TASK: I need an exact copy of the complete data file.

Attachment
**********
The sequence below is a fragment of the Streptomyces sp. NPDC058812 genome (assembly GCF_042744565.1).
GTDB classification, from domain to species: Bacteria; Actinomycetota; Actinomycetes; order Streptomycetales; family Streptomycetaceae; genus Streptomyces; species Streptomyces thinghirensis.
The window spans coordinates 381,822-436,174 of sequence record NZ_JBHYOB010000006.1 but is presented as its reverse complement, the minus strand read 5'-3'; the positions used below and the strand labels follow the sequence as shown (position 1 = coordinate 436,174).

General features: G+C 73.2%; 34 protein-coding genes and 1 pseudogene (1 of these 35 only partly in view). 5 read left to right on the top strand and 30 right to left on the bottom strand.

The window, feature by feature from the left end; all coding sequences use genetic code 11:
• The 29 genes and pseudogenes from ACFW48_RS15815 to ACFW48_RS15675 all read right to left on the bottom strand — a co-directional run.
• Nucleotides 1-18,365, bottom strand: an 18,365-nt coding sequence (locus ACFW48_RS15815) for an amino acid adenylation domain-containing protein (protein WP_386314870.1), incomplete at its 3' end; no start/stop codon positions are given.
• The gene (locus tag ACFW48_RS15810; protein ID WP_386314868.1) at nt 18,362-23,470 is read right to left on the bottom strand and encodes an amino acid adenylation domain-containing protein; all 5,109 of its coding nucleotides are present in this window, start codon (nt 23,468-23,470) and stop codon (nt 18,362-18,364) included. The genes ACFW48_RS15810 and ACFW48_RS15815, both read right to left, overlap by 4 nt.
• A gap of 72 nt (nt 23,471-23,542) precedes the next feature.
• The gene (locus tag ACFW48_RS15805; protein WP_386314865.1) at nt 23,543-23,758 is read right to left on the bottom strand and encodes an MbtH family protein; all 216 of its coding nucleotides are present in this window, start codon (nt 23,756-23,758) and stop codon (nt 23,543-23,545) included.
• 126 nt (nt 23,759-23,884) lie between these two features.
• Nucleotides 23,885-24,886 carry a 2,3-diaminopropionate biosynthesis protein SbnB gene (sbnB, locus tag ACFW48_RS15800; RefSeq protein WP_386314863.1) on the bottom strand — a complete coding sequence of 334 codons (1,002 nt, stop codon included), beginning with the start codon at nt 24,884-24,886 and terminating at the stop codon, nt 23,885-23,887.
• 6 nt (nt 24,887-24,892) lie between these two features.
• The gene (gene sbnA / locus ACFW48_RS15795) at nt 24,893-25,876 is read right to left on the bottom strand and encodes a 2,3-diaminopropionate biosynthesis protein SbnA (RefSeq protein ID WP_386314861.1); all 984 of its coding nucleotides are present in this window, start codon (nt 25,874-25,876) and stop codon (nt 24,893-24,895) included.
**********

The sequence below is a fragment of the Streptomyces sp. NPDC058812 genome (assembly GCF_042744565.1).
GTDB classification, from domain to species: Bacteria; Actinomycetota; Actinomycetes; order Streptomycetales; family Streptomycetaceae; genus Streptomyces; species Streptomyces thinghirensis.
The window spans coordinates 381,822-436,174 of sequence record NZ_JBHYOB010000006.1 but is presented as its reverse complement, the minus strand read 5'-3'; the positions used below and the strand labels follow the sequence as shown (position 1 = coordinate 436,174).

General features: G+C 73.2%; 34 protein-coding genes and 1 pseudogene (1 of these 35 only partly in view). 5 read left to right on the top strand and 30 right to left on the bottom strand.

The window, feature by feature from the left end; all coding sequences use genetic code 11:
• The 29 genes and pseudogenes from ACFW48_RS15815 to ACFW48_RS15675 all read right to left on the bottom strand — a co-directional run.
• Nucleotides 1-18,365, bottom strand: an 18,365-nt coding sequence (locus ACFW48_RS15815) for an amino acid adenylation domain-containing protein (protein WP_386314870.1), incomplete at its 3' end; no start/stop codon positions are given.
• The gene (locus tag ACFW48_RS15810; protein ID WP_386314868.1) at nt 18,362-23,470 is read right to left on the bottom strand and encodes an amino acid adenylation domain-containing protein; all 5,109 of its coding nucleotides are present in this window, start codon (nt 23,468-23,470) and stop codon (nt 18,362-18,364) included. The genes ACFW48_RS15810 and ACFW48_RS15815, both read right to left, overlap by 4 nt.
• A gap of 72 nt (nt 23,471-23,542) precedes the next feature.
• The gene (locus tag ACFW48_RS15805; protein WP_386314865.1) at nt 23,543-23,758 is read right to left on the bottom strand and encodes an MbtH family protein; all 216 of its coding nucleotides are present in this window, start codon (nt 23,756-23,758) and stop codon (nt 23,543-23,545) included.
• 126 nt (nt 23,759-23,884) lie between these two features.
• Nucleotides 23,885-24,886 carry a 2,3-diaminopropionate biosynthesis protein SbnB gene (sbnB, locus tag ACFW48_RS15800; RefSeq protein WP_386314863.1) on the bottom strand — a complete coding sequence of 334 codons (1,002 nt, stop codon included), beginning with the start codon at nt 24,884-24,886 and terminating at the stop codon, nt 23,885-23,887.
• 6 nt (nt 24,887-24,892) lie between these two features.
• The gene (gene sbnA / locus ACFW48_RS15795) at nt 24,893-25,876 is read right to left on the bottom strand and encodes a 2,3-diaminopropionate biosynthesis protein SbnA (RefSeq protein ID WP_386314861.1); all 984 of its coding nucleotides are present in this window, start codon (nt 25,874-25,876) and stop codon (nt 24,893-24,895) included.